Nov. 2016 Journal of Law and Biosciences article.
Forensic Science International published a research article by Michael Cook in Nov. 2016. The study found that 85 percent of officers had 3-component GSR particles on their hands immediately following the start-of-shift handling of their firearms.
Article from US Pharmacist that addresses potential false-positives and false-negatives in urine screens.
2014 article by F. Riva and C. Champod in the Journal of Forensic Sciences. Addresses new solutions to decrease the subjective component of firearm/spent cartridge case comparisons.
This 2013 document traces the development of forensic DNA analysis and its use by the NC State Crime Lab. It attempts to identify what technologies were available at what time. Information about the Charlotte-Mecklenburg Police Department Crime Laboratory is not included.
Article by William A. Tobin and Peter J. Blau that argues that existing studies that are typically presented in court as support for firearm/projectile comparisons are fatally flawed and thus are of no value for validation of the techniques used. The authors offer a solution that would allow a scientifically defensible opinion to be proffered …
Article by Clifford Spiegelman and William A. Tobin that evaluates experiments used to justify conclusions of “individualization” or specific source attribution to “100% certainty” and “near-zero” rates of error claimed by firearm toolmark examiners in court testimonies and suggests approaches for establishing statistical foundations for this firearm and toolmark comparisons.
UNC School of Government Criminal Law blog post by Jeff Welty from June of 2011 about the voluntary intoxication defense in North Carolina.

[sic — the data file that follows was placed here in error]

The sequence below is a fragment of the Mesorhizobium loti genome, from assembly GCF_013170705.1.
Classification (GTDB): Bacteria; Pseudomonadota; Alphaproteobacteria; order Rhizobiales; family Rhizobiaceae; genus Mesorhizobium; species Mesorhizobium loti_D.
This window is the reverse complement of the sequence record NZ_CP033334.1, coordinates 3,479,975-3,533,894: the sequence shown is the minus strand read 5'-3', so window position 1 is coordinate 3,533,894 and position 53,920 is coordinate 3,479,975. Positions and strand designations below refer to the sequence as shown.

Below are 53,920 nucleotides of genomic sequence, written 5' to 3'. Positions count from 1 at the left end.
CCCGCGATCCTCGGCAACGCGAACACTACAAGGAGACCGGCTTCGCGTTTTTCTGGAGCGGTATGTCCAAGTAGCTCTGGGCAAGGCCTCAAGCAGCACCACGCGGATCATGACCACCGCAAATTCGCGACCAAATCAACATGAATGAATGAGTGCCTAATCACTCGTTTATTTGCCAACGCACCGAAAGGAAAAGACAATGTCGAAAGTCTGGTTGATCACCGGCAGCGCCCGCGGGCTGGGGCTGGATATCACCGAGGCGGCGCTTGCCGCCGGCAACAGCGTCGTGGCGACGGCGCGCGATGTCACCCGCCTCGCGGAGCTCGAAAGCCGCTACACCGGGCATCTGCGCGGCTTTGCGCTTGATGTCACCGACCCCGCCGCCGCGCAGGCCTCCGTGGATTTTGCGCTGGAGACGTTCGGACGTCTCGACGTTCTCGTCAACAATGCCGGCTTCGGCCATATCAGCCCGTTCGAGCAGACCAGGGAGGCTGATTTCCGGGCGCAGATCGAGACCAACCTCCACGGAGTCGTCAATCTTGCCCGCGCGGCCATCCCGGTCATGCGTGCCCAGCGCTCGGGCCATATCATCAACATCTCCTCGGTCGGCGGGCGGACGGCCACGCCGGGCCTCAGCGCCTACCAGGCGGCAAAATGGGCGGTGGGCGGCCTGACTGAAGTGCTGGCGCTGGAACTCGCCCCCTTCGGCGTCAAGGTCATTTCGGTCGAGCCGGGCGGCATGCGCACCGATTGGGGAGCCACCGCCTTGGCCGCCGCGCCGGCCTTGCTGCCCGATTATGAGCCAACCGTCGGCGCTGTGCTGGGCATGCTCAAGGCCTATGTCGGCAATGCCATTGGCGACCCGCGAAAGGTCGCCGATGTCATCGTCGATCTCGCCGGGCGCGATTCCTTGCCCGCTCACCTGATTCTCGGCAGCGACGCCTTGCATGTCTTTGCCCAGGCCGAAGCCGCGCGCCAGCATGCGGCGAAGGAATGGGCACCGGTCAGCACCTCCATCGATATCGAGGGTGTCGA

Radio program that covers challenges to the reliability of fingerprint evidence, including bias. Includes coverage of the Brandon Mayfield case (from Mar. 10, 2011).
by Steven A. Symes, Ph.D. et al. for the U.S. Department of Justice. Available through the National Criminal Justice Reference Service (2010)
Shea Denning of the UNC School of Government discusses the adoption of Rule 702(a1) and the admissibility of HGN and DRE evidence. For additional information, contact Shea Denning. She is available as a resource on this topic.
by Jacqueline McMurtrie, , Utah Law Review, Vol 2010, No. 2. – addresses uniqueness, individualization and infallibility claims of fingerprint examination, the history of latent print individualization, recent legal challenges to latent print individualization, and the NAS report and its use in post-conviction claims based upon new developments in forensic science.
by Gary Wells and Deah Quinlivan, Law Hum Behav (2009) 33:1-24.
by Dennis L. McGuire, M.S., Forensic Magazine – discusses the lack of a uniform standard for GSR analyses based upon validated studies. States that until those studies are completed, “positive determinations of GSR should be seriously scrutinized.”
Article by Paul Gianelli